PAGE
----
Denizens of Madrid’s Miocene woods: the Mastodons
One of the most important faunal events during the early Miocene of Europe was the arrival of the first proboscideans, or elephant relatives, some 19 million years ago. Those wonderful beasts left their African home when land bridges allowed, and spread throughout Eurasia, eventually to cross the Bering bridge into North America. Wherever they arrived, they did not simply become a part of the landscape: they changed it, acting on the vegetation like a sort of biological bulldozers that contributed to the spread of grassy patches and to keep the forests at bay.
Those early proboscideans, popularly known as mastodons, were rather different from our modern elephants. Gomphotherium, the most widespread genus from the early and middle Miocene, is a good example of the classic mastodon. Short-legged and robust, it had a body mass comparable to that of an Asian elephant, but was considerably less tall at the shoulders. Like most proboscidean species of the Miocene, it had four tusks, one pair on the maxilla and another one at the end of the elongated mandible, giving the animal a bizarre (to our eyes) appearance. And its cheek teeth had a more simple pattern, adapted to process softer vegetation than in the case of true elephants, mostly leaves and twigs -no grass.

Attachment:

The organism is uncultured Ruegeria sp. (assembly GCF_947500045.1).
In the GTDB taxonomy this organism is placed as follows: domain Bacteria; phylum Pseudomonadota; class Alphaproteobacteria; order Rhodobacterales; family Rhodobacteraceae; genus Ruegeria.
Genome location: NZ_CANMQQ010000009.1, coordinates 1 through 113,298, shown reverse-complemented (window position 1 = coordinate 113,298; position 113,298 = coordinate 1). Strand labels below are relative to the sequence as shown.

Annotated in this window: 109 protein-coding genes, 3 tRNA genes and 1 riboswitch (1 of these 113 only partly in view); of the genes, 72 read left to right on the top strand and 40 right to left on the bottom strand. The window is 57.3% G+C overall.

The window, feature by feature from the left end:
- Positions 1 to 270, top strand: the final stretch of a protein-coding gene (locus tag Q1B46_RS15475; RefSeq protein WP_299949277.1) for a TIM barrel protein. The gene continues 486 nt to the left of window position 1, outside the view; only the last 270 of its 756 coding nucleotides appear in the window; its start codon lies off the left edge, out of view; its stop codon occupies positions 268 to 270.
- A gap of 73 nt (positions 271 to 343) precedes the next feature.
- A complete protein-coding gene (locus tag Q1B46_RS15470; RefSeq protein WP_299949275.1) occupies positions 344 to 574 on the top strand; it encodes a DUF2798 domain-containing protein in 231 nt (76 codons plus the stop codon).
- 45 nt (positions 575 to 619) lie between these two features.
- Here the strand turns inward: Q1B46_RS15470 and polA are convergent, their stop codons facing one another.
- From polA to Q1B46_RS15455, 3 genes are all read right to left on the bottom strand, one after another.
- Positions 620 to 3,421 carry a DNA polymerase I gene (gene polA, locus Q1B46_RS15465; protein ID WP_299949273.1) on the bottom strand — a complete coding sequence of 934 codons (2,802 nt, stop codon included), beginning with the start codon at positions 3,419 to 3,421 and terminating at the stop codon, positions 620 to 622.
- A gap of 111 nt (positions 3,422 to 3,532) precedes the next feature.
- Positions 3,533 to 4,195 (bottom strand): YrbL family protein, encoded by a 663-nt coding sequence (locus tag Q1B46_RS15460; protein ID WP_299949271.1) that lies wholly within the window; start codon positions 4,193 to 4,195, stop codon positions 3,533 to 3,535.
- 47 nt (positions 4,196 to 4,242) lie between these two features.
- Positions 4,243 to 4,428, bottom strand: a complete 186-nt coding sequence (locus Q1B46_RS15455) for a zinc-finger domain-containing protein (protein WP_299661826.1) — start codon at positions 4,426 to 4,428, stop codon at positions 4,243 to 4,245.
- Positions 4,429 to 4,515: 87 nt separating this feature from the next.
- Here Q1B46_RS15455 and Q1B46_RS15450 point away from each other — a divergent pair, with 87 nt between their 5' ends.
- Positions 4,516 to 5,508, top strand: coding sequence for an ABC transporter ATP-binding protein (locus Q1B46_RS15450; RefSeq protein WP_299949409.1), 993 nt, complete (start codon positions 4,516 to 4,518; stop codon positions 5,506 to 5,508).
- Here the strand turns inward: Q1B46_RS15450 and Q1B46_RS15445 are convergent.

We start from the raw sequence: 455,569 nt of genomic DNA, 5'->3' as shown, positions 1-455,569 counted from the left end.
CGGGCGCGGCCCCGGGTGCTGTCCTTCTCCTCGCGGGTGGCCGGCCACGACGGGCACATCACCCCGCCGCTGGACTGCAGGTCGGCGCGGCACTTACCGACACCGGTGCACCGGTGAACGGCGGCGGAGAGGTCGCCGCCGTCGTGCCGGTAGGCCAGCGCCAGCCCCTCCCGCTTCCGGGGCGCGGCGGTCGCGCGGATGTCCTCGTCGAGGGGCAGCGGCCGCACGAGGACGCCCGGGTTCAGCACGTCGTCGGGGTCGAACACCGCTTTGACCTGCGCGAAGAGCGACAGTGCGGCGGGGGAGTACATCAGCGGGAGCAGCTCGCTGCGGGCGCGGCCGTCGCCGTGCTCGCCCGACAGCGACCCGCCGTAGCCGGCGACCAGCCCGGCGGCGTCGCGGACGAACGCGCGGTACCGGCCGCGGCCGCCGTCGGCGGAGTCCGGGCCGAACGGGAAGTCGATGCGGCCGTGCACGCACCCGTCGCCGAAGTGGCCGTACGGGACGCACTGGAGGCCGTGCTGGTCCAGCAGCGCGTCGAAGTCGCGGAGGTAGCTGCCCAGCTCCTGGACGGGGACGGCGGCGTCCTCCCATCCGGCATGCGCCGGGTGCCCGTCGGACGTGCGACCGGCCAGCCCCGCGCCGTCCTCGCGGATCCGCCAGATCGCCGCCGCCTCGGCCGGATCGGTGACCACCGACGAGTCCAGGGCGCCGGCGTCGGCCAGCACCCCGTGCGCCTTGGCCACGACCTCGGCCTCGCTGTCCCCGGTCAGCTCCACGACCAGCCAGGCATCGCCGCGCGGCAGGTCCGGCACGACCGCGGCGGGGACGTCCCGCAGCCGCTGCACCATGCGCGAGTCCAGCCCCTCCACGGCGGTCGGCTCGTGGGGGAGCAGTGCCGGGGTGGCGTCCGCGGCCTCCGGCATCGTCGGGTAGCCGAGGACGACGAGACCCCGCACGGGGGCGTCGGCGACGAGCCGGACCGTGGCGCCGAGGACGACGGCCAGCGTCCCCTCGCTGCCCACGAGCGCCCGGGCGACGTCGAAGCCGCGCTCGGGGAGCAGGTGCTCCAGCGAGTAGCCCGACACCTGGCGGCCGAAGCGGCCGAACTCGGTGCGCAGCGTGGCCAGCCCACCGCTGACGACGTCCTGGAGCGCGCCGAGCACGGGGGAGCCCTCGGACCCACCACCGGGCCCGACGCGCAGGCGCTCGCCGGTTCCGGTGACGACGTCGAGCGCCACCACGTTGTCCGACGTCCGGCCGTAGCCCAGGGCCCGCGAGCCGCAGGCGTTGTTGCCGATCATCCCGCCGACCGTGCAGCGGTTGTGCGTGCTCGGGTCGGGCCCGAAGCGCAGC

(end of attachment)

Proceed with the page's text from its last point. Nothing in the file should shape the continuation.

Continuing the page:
Ever since then and until the end of the Pleistocene ( a “mere” 10,000 years ago), the landscapes of Eurasia and North America were never without proboscideans of one kind or another, often with more than one species coexisting at the same time. For that reason, African and Indian wilderness offer important references to imagine how the vegetation of prehistoric Eurasia and North America would have been influenced by the action of such phenomenal creatures.